- Computer Security Specialist. Plan, coordinate, and implement security measures for information systems to regulate access to computer data files and prevent unauthorized modification, destruction, or disclosure of information.
- Computer Systems Analyst. Analyze science, engineering, and all other data processing problems for application to electronic data processing systems. Analyze user requirements, procedures, and problems to automate or improve existing systems and review computer system capabilities, workflow, and scheduling limitations. May analyze or recommend commercially available software. May supervise computer programmers.
- Computer Systems Engineer. Research, design, and test operating systems-level software, compilers, and network distribution software for medical, industrial, and general computing applications. Set operational specifications and formulate and analyze software requirements. Apply principles and techniques of computer science, engineering, and mathematical analysis.
- Data Base Design Analyst. Coordinate changes to computer databases, test and implement the database applying knowledge of database management systems. May plan, coordinate, and implement security measures to safeguard computer databases.
- Network Operations Analyst. Determine user requirements and design specifications for computer networks. Plan and implement network upgrades.
- Network Systems and Data Communications Analyst. Analyze, design, and evaluate network systems, such as local area networks (LAN), wide area networks (WAN), Internet, intranet, and other data communications systems. Perform network modeling, analysis, and planning. Research and recommend network and data communications hardware and software. Includes telecommunications specialists who deal with the interfacing of computer and communications equipment. May supervise computer programmers.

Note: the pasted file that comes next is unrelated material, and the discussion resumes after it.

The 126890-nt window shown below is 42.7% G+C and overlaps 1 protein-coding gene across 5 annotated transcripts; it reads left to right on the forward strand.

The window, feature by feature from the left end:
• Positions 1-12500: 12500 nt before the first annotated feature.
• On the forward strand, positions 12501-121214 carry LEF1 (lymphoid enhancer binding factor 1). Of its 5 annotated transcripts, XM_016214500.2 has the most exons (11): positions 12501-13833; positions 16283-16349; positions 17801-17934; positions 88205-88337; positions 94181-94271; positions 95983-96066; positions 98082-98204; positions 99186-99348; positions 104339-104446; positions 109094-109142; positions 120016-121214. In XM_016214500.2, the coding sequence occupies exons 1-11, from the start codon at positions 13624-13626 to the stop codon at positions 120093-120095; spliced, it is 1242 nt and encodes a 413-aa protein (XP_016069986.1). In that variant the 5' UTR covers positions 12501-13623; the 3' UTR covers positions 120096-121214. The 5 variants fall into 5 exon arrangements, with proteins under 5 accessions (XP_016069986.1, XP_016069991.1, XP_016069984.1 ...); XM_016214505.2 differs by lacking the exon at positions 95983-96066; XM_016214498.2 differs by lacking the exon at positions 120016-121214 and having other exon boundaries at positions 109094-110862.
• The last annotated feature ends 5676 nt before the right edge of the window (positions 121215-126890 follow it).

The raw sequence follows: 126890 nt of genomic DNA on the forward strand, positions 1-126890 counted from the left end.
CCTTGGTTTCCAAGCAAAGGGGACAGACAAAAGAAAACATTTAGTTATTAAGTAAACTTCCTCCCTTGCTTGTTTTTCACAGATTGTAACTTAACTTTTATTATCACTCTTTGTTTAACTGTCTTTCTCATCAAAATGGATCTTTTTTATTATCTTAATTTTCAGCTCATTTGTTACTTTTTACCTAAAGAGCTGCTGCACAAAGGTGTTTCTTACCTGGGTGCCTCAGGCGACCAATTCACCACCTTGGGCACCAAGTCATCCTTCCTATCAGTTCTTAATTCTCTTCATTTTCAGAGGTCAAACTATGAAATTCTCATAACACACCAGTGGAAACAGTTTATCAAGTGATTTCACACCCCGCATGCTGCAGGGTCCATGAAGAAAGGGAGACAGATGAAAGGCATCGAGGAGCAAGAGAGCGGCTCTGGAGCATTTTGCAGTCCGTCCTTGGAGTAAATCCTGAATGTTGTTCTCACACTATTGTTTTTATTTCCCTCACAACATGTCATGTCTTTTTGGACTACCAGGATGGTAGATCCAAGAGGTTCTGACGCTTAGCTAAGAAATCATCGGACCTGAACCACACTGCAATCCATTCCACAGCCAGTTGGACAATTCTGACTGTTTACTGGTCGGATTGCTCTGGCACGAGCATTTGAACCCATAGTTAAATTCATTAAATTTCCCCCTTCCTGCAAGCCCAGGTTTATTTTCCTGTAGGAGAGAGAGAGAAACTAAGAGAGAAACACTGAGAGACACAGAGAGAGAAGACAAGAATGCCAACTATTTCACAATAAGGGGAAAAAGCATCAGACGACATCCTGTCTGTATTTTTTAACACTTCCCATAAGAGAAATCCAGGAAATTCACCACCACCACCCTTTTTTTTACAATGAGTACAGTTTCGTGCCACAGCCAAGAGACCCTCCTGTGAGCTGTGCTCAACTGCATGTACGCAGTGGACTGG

- Network and Computer Systems Administrator. Install, configure, and support an organization's local area network (LAN), wide area network (WAN), and Internet system or a segment of a network system. Maintain network hardware and software. Monitor network to ensure network availability to all system users and perform necessary maintenance to support network availability. May supervise other network support and client server specialists and plan, coordinate, and implement network security measures.
- Software Engineer. Design and develop solutions to complex applications problems, system administration issues, or network concerns. Perform systems management and integration functions.
LOCATION INFORMATION: Minnesota
Minnesota has a population of 5,266,214, which has grown by 7.05% over the past 10 years. Nicknamed the "North Star State," its capital is Saint Paul, though its largest city is Minneapolis. In 2008, there were a total of 3,567,295 jobs in Minnesota. The average annual income was $42,953 in 2008, up from $41,693 the previous year. The unemployment rate in Minnesota was 8.0% in 2009, which has grown by 2.6% since the previous year. Roughly 27.4% of Minnesota residents have college degrees, which is higher than the national average.
The top industries in Minnesota include medical, dental, and hospital equipment merchant wholesalers, general-line grocery merchant wholesalers, and real estate credit. Notable tourist destinations include the Hennepin History Museum, the Minneapolis Institute of Arts, and the Fridley Historical Society Museum.